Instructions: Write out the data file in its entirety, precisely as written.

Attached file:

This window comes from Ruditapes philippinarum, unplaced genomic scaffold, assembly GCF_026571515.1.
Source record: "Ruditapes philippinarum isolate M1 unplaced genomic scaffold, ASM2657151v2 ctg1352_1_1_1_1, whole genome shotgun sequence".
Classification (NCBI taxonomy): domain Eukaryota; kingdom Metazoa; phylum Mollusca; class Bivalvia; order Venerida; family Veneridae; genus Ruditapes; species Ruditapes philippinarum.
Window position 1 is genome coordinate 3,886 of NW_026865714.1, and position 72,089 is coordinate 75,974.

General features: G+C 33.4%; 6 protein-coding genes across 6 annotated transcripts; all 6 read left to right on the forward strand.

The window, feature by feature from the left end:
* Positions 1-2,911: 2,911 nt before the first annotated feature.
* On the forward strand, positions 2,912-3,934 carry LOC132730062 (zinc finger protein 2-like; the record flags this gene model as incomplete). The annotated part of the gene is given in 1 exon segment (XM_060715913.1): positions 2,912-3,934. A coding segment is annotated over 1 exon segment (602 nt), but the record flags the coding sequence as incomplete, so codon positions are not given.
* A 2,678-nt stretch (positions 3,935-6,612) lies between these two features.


This window comes from Ruditapes philippinarum, unplaced genomic scaffold, assembly GCF_026571515.1.
Source record: "Ruditapes philippinarum isolate M1 unplaced genomic scaffold, ASM2657151v2 ctg1352_1_1_1_1, whole genome shotgun sequence".
Classification (NCBI taxonomy): domain Eukaryota; kingdom Metazoa; phylum Mollusca; class Bivalvia; order Venerida; family Veneridae; genus Ruditapes; species Ruditapes philippinarum.
Window position 1 is genome coordinate 3,886 of NW_026865714.1, and position 72,089 is coordinate 75,974.

General features: G+C 33.4%; 6 protein-coding genes across 6 annotated transcripts; all 6 read left to right on the forward strand.

The window, feature by feature from the left end:
* Positions 1-2,911: 2,911 nt before the first annotated feature.
* On the forward strand, positions 2,912-3,934 carry LOC132730062 (zinc finger protein 2-like; the record flags this gene model as incomplete). The annotated part of the gene is given in 1 exon segment (XM_060715913.1): positions 2,912-3,934. A coding segment is annotated over 1 exon segment (602 nt), but the record flags the coding sequence as incomplete, so codon positions are not given.
* A 2,678-nt stretch (positions 3,935-6,612) lies between these two features.